Big cities and their immediate surrounding areas are not protected from tornadoes. In fact...many cities across the United States have been hit directly within recent times such as Miami... Oklahoma City...Houston...Fort Worth...and Nashville. Even Salt Lake City has been directly hit. Utah only experiences a few tornadoes per year...but they can strike anywhere. Since big cities cover a relatively small geographical area...the chances of a tornado striking that particular area are relatively small...but not impossible. The myth that tall buildings protect cities from tornadoes is false since tornadic thunderstorms are typically 8 to 12 miles in height. A tall building of 500 to 1000 feet in height can not possibly deflect or destroy a tornado.

Question #4: Every US state has experienced tornadoes.

Out of all 50 states, Alaska is the state that has the lowest number of recorded tornadoes. There have only been four recorded tornado events in Alaska since 1950, the last of which occurred on August 25th, 2005. All tornadoes in Alaska have been rated at the F/EF0.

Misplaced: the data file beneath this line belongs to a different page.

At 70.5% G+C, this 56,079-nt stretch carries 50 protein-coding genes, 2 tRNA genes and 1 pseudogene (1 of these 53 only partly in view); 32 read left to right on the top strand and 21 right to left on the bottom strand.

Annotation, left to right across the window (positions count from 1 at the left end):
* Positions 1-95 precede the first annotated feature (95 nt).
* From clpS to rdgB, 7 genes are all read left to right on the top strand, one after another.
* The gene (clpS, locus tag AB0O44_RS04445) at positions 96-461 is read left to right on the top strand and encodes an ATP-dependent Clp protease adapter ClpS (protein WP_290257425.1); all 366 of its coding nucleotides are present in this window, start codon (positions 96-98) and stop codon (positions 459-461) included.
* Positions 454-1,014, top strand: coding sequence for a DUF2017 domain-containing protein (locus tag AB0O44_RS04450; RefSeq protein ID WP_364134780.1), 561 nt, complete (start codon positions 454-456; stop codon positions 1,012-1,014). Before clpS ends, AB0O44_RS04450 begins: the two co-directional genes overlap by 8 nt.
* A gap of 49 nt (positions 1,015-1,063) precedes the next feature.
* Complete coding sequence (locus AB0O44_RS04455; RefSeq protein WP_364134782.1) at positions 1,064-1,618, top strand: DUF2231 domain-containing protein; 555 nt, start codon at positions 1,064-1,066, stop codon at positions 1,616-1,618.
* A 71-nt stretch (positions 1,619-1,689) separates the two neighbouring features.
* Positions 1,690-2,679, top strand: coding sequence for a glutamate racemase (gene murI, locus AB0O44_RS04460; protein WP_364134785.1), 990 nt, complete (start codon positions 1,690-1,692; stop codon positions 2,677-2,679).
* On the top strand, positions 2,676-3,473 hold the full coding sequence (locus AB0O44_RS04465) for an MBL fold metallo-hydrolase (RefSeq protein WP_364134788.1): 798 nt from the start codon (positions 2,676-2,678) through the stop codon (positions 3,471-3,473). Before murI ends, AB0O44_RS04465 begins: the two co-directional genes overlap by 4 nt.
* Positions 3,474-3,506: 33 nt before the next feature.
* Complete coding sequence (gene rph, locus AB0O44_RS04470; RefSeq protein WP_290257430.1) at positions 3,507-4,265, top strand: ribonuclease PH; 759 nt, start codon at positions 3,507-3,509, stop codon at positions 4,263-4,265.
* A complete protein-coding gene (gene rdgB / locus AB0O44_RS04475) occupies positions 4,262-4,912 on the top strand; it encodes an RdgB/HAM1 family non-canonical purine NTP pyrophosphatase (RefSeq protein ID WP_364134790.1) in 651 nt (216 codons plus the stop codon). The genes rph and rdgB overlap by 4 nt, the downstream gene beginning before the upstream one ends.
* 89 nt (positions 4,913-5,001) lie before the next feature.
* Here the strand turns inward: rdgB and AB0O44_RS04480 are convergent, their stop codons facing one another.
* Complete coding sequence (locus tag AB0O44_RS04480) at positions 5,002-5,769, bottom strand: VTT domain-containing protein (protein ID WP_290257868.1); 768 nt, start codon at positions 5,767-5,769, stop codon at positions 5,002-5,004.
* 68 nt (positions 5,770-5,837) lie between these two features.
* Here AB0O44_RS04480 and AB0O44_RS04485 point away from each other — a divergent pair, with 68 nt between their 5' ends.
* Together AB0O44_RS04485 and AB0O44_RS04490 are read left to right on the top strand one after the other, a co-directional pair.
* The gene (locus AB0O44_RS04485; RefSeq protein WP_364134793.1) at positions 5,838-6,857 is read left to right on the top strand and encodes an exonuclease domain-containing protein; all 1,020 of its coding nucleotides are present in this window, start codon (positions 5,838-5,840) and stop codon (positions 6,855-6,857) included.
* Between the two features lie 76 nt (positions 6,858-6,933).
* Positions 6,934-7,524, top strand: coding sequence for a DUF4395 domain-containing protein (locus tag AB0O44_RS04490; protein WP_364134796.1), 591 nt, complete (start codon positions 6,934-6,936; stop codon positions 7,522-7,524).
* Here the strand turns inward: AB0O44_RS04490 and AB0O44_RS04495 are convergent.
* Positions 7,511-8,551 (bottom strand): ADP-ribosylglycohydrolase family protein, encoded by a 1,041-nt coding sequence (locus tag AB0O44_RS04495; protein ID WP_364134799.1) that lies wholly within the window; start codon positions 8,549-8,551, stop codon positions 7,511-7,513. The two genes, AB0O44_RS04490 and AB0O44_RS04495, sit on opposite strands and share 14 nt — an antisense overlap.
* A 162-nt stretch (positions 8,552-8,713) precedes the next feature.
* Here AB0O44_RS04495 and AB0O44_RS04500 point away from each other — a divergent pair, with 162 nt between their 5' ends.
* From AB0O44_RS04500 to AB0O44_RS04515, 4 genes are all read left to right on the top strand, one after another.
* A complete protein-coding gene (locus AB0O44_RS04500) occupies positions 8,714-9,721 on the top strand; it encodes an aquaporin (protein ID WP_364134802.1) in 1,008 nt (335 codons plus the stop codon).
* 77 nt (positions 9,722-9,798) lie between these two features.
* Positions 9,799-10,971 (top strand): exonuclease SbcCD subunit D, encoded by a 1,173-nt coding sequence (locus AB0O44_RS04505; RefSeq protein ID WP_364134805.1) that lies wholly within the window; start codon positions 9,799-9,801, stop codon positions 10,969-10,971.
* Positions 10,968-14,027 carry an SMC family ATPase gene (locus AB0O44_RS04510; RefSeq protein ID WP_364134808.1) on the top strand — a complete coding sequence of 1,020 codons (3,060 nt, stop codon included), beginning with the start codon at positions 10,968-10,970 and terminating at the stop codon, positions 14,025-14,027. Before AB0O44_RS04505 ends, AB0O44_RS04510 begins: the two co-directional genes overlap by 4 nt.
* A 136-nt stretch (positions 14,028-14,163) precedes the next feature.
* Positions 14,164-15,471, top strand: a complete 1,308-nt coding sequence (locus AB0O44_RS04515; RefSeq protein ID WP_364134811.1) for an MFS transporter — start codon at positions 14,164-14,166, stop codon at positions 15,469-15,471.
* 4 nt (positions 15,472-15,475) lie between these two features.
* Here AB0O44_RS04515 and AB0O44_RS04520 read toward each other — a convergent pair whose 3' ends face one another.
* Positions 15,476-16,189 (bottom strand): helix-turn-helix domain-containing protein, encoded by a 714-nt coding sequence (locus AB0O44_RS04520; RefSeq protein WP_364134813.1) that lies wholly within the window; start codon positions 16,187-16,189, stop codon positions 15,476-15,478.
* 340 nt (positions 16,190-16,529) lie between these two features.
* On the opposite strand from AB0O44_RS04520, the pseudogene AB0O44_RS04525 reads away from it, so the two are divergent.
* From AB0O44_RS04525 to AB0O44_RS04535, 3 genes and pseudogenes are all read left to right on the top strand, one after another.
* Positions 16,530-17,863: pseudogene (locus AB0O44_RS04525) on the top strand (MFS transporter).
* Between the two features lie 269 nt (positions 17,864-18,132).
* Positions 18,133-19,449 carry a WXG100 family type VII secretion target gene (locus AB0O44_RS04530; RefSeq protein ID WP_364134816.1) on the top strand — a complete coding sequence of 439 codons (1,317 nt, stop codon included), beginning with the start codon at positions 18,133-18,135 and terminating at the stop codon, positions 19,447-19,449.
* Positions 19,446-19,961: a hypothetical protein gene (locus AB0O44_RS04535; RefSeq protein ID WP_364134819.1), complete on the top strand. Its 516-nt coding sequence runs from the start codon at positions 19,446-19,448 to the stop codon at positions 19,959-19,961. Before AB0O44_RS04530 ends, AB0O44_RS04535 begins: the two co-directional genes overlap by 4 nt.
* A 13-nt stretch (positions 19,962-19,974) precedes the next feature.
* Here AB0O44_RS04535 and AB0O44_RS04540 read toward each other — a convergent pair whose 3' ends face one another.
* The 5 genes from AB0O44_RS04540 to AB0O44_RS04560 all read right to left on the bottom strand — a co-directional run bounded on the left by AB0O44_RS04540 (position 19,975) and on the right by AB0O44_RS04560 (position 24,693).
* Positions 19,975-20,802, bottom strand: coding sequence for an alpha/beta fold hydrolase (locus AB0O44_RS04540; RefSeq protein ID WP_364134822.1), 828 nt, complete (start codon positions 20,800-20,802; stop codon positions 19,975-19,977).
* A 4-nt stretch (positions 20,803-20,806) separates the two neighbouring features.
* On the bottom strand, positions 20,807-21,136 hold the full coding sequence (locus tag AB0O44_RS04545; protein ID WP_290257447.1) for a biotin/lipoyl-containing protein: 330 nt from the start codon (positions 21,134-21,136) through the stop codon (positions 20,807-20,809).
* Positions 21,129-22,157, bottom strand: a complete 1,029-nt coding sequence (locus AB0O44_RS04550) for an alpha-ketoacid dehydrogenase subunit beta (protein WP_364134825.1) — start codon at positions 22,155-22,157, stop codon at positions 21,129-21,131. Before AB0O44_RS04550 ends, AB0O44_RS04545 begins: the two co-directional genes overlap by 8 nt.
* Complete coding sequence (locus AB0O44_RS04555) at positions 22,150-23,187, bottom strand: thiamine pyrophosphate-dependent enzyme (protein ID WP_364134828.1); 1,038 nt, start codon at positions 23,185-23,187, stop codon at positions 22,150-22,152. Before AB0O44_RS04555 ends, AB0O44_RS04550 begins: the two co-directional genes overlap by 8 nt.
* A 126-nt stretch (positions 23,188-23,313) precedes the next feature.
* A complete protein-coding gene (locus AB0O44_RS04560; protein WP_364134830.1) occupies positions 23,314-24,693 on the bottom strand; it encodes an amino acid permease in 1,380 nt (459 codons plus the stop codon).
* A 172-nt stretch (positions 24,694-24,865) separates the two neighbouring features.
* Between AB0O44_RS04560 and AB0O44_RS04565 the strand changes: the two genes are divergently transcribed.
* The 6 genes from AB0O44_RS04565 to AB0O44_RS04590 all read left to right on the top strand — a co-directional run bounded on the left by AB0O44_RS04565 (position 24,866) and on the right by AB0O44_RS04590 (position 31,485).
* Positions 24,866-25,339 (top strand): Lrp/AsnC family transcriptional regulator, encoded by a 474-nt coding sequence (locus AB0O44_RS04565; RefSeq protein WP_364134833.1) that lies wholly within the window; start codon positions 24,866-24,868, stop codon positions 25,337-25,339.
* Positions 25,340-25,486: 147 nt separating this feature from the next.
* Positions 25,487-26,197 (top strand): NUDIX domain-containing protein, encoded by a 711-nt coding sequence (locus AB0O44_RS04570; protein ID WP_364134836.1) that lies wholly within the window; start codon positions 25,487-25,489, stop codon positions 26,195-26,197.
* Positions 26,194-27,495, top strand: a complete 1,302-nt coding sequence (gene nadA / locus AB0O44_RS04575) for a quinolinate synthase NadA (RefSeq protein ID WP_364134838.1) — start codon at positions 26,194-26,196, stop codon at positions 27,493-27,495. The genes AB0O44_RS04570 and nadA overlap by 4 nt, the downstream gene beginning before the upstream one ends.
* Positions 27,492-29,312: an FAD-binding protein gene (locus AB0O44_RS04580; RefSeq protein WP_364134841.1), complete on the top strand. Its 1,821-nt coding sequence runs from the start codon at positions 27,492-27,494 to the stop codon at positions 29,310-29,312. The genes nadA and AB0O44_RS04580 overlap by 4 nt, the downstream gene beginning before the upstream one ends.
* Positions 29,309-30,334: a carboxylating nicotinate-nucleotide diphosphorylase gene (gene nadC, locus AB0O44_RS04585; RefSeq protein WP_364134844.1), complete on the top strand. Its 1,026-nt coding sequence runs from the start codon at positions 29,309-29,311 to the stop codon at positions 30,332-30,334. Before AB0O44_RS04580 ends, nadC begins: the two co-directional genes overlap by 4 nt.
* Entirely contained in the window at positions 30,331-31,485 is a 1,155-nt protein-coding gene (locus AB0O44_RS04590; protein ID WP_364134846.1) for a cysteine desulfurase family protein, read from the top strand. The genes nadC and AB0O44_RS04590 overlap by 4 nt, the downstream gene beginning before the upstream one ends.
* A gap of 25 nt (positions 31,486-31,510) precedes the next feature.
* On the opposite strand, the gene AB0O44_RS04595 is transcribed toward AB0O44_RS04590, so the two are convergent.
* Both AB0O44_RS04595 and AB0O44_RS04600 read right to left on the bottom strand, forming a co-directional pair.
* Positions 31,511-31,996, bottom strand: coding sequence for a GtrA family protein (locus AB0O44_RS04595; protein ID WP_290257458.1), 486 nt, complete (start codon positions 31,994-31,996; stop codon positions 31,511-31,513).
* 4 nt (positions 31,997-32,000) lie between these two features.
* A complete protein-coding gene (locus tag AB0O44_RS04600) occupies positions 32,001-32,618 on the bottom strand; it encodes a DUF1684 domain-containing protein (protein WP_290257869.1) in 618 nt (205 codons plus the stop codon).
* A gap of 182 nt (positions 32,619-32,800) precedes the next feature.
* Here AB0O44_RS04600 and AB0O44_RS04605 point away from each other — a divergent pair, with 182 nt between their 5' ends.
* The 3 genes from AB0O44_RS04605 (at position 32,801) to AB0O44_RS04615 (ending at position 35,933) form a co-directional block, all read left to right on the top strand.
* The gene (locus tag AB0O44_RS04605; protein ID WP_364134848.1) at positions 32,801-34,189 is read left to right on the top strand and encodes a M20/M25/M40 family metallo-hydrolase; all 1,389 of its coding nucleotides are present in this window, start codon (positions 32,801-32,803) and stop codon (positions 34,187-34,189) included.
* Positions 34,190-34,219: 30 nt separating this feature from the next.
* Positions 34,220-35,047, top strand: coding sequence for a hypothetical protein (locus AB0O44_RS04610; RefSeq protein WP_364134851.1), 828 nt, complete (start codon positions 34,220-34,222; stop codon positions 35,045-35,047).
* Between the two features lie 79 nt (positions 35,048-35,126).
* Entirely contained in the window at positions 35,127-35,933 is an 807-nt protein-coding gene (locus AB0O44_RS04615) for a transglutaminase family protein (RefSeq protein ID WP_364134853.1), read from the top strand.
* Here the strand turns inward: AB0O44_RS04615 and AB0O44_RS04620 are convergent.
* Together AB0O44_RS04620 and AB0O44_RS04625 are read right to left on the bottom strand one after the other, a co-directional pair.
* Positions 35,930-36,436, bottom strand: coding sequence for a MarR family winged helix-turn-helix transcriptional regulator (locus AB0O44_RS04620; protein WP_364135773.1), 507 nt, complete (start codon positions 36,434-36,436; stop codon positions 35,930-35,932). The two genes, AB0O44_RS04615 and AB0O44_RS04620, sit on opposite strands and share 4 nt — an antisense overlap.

Question #5: Tornadoes Never Hit the Same Place Twice

There are many documented cases of tornadoes hitting the same location, or very close to the same location.  The town of Cordell Kansas had a tornado hit on May 20th three years in a row (1916, 1917, and 1918)!  In Guy Arkansas, three tornadoes hit the same church on the same day!

Question #6: When a Tornado Watch is issued, it means:

A Watch is issued when weather conditions are favorable for the development of severe thunderstorms or tornadoes.  If certain conditions are monitored that provide atmospheric conditions that tornadoes can form in, a tornado watch will be issued.  If not, but conditions are favorable for severe thunderstorms that are not expected to produce tornadoes, a severe thunderstorm watch is issued.

Question #7: Tornadoes in Tornado Alley only happen in the spring.